Even after the end of the Cold War and the disappearance of bipolar confrontation, security architecture in the region has not changed. Moreover, Washington draws a line in modifying military-political alliances with key allies like Japan, South Korea, Australia, Philippines and Thailand, as well as strengthening the network of new partners such as India, Indonesia, Vietnam and Myanmar. The west operates without regard to the countries approaches to their national security and seek their greater susceptibility to models of regional integration as promoted by the Americans. At a time when countries in Asia Pacific are trying to reduce tensions in the region, Washington Ok’d Japan’s modernization of it’s military and national security. Observers believed that Japan will support the US in their military-political activities in the region. No doubt about it, because Japan after the second world war became a close ally of the USA and it became an integral partner of the Trilateral Commission which started as a global organization of Japan,US and Europe whose early mandate was to return the war loots where they belong.
With this commitment of the Japanese government, plus the saber-rattling with China, it has to change and modify it’s constitution. A radical departure from it’s being a non-nuclear state, a country who learned from it’s past mistakes and has refused to participate in wars anymore. With the impending threat from China, it is now devoted to the joint activities with the west.
Good for the Japanese? What about us and the other Asian neighbors? Any escalation of war in the region, whether we like it or not, we will be drag to go to war again. The big question mark is- “Are we secured? Will our big brother Americans help us?”
In the recent article of Victor Avecilla at the Manila Standard, August 12,2014, he asked this question- “In the event that a shooting war breaks out between the Philippines and Communist China, will the US and the UK be just as ready to assist Manila in the fighting?”
Avecilla cited the 1951 Mutual Defense Treaty between Manila and Washington DC and legally speaking, the US is duty bound to rescue us. (Yes we ratified it but the US Congress did not). He added that it is impossible for the Americans to intervene especially now that America is in financial crisis. (Plus the US owe China trillions of dollars). He also cited some pundits that the US will still help the Philippines because America cannot afford to allow the sea lanes in East and South East Asia converted into a Chinese lake.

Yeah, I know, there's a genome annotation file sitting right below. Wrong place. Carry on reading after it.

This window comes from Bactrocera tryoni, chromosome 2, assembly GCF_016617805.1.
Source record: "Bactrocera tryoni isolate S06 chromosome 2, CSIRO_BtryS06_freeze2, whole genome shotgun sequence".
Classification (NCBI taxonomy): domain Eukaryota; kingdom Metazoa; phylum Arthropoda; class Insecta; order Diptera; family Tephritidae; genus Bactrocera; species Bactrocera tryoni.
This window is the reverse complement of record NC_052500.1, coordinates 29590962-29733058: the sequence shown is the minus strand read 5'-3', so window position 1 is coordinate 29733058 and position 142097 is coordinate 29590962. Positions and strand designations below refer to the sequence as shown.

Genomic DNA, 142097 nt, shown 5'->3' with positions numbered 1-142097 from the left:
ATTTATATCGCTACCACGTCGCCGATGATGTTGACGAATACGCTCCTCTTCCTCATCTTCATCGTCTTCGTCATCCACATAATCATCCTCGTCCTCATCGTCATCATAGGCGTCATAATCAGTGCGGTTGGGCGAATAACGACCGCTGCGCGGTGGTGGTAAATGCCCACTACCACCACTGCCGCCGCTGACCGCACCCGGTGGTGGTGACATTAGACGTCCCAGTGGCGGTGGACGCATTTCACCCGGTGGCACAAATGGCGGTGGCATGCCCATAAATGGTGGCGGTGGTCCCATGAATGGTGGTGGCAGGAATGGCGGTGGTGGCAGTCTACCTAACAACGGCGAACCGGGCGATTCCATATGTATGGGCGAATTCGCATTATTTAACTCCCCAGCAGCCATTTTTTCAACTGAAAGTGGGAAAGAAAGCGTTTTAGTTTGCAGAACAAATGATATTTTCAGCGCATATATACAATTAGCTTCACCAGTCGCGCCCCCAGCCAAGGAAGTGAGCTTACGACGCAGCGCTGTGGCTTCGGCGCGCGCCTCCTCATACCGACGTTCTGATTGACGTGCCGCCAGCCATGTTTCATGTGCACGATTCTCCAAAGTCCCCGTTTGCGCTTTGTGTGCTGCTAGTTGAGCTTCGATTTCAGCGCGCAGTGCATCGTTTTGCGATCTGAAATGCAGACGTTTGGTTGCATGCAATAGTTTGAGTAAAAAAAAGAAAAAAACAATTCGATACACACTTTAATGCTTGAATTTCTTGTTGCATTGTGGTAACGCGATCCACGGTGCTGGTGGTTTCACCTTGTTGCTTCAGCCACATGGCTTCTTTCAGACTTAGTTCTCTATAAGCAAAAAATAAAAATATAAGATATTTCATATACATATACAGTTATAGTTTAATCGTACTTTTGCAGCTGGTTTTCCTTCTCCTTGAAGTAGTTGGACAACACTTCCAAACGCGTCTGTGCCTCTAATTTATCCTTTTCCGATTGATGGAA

Just like what my pro-American father warned me in the past that the Americans are good people per se but you can’t trust all the people running it’s government. Even Mr. Avecilla commented, “Sadly, the historical record provides Manila reason to doubt if America can be taken on it’s word.
To quote- “In December 1941, when the Japanese invaded the Philippine Islands after their sneak attack on Pearl Harbor, US President Franklin D. Roosevelt sent word to Manila that reinforcements were on their way to America’s citadel in the Far East. Those promised reinforcements never came.”
“The US had no colonies in Europe at that time, but it had one in the Pacific-the Philippine Islands. In 1942, President Roosevelt agreed with the UK that the war in Europe against Germany and Italy shall take priority over the war in the Pacific against Japan. Meanwhile, the Philippines had to bear the ordeal of brutal enemy occupation.”
“After the successful invasion of France by allied forces in June 1944, Roosevelt focused his attention to the Pacific. The original plan was that the US military forces will by-pass the Philippines and launch the allied offensive against Japan from Formosa(now Taiwan). Fortunately, General Douglas McArthur vehemently objected to that plan and prevailed on Roosevelt to liberate the Philippine Islands prior to an invasion of Japan.”
That was the American version of history. The truth of the matter, when the US government found out that Japanese General Tomoyuki Yamashita was already in Manila to collect the war loots, Roosevelt immediately instructed MacArthur to return to Manila and locate Yamashita.
Avecilla narrated that in contrast to the way the US treated us, a former colony, it invested heavily in the economic recovery of its erstwhile enemies- Germany and Japan.
There were several inconsistencies in history which I unmasked in my book, ‘Raiders of the Lost Gold. Lastly, Avecilla stated that the historical record may be subject to various interpretations but there is one message it clearly conveys-’that the Philippine government will be better off assuming that no military assistance will readily come from foreign countries in the event a shooting war does take place against China and that the Philippines should start beefing up it’s military arsenal immediately and explore unconventional diplomatic solutions to the serious breach of Philippine sovereignty in the West Philippine Sea.’
Need I say more?

‘I’ve licked cancer, I may run for president’ – Santiago

By Maila Ager

MANILA, Philippines – Just barely two months before announcing she had Stage 4 lung cancer, Senator Miriam Defensor-Santiago said she has now overcome it and is now considering running for president in 2016.

“I have licked cancer, and I’m actually thinking of several career options. By 2016, I will be disqualified by law to seek another term as senator,” Santiago said in a statement on Wednesday.